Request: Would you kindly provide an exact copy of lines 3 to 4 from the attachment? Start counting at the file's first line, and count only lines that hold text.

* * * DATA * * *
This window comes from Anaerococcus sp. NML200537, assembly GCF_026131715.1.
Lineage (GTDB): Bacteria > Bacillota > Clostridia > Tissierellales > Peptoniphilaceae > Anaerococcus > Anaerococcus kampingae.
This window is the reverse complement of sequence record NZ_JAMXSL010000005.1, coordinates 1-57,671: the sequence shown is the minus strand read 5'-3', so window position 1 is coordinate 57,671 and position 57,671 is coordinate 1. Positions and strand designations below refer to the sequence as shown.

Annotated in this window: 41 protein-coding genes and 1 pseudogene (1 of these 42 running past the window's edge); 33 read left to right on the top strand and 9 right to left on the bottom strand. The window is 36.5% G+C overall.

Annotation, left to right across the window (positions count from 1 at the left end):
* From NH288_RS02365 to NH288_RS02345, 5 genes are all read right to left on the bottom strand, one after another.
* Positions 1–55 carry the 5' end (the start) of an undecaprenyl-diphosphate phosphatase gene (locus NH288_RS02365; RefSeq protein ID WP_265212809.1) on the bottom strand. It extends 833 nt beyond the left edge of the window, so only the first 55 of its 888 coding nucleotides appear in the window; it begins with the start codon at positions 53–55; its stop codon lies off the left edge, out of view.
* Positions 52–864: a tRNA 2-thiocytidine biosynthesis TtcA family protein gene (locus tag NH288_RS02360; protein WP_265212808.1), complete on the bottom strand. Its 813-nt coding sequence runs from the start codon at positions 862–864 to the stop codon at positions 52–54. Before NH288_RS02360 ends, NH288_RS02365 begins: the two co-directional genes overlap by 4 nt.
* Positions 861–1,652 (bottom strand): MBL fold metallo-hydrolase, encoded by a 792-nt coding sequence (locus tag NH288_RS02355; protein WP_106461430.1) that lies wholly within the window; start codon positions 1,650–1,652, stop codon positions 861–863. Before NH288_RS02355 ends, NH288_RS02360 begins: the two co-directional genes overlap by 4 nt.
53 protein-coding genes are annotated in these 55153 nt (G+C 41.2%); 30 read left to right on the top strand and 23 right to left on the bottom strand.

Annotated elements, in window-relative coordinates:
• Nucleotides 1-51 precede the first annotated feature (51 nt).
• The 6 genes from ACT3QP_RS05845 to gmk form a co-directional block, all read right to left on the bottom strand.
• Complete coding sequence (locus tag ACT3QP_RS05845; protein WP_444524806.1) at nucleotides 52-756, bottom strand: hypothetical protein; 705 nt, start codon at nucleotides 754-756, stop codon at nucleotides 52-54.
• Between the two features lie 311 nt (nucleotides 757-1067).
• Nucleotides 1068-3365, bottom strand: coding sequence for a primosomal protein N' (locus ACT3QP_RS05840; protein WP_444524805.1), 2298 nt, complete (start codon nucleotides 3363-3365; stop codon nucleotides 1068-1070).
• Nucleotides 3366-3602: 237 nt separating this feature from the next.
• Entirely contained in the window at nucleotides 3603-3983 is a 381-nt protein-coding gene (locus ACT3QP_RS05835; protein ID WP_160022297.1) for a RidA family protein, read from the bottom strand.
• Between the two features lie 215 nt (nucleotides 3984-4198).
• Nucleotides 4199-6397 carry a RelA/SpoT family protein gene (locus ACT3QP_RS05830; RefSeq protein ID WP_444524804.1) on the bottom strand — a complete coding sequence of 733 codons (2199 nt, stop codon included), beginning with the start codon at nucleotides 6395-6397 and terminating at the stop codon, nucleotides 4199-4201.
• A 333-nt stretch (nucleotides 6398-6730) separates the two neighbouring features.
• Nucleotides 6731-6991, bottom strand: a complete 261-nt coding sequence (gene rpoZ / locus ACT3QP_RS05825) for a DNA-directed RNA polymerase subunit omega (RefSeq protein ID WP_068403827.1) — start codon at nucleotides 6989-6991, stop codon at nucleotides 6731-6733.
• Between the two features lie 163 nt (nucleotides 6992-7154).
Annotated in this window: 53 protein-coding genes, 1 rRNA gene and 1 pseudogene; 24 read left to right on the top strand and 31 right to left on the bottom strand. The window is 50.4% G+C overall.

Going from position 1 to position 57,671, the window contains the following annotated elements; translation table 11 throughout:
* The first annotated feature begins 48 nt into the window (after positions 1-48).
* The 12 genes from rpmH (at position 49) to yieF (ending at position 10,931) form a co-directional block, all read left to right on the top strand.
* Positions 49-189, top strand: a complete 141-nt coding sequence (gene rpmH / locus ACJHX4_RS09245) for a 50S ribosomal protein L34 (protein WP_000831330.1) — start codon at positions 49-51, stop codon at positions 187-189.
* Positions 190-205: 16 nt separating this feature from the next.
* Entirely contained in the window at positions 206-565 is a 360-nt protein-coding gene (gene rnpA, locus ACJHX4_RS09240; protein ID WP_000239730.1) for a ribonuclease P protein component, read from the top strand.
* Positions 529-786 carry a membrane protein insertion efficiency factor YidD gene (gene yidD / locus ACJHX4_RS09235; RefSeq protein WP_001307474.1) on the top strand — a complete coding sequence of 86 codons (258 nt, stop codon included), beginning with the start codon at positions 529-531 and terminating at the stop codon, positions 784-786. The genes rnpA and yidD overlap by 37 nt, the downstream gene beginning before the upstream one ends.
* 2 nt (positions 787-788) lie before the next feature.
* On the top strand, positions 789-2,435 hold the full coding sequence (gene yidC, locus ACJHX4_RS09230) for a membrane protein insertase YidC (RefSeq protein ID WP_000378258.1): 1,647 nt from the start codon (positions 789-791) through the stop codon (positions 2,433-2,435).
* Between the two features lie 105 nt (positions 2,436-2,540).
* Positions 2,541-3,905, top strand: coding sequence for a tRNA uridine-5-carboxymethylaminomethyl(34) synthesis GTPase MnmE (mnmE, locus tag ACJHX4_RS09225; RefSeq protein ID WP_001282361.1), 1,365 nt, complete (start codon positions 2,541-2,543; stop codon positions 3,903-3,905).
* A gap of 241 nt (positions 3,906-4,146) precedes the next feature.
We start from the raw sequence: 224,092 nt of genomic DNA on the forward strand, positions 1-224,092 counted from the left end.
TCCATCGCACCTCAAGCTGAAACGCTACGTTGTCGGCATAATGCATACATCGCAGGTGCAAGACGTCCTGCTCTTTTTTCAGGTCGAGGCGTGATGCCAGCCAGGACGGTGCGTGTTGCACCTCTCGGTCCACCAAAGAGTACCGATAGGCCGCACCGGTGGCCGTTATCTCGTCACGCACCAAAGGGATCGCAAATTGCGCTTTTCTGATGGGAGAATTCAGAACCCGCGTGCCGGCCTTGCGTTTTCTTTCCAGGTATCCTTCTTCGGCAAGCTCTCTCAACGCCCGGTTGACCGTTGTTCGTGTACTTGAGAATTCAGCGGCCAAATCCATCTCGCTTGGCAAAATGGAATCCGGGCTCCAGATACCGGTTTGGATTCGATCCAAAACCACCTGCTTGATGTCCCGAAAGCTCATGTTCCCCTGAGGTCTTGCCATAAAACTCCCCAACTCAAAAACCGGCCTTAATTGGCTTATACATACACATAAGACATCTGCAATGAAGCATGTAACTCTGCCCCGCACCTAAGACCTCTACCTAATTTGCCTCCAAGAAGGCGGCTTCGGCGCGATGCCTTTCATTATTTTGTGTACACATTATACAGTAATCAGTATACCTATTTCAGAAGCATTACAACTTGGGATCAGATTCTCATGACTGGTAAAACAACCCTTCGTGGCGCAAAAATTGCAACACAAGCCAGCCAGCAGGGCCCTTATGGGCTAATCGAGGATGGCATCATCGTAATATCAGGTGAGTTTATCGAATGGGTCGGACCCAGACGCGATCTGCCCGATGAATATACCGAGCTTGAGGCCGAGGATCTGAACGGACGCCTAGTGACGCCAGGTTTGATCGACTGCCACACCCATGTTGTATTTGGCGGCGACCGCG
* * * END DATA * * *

This window is the reverse complement of sequence record NZ_JAMXSL010000005.1, coordinates 1-57,671: the sequence shown is the minus strand read 5'-3', so window position 1 is coordinate 57,671 and position 57,671 is coordinate 1. Positions and strand designations below refer to the sequence as shown.

Annotated in this window: 41 protein-coding genes and 1 pseudogene (1 of these 42 running past the window's edge); 33 read left to right on the top strand and 9 right to left on the bottom strand. The window is 36.5% G+C overall.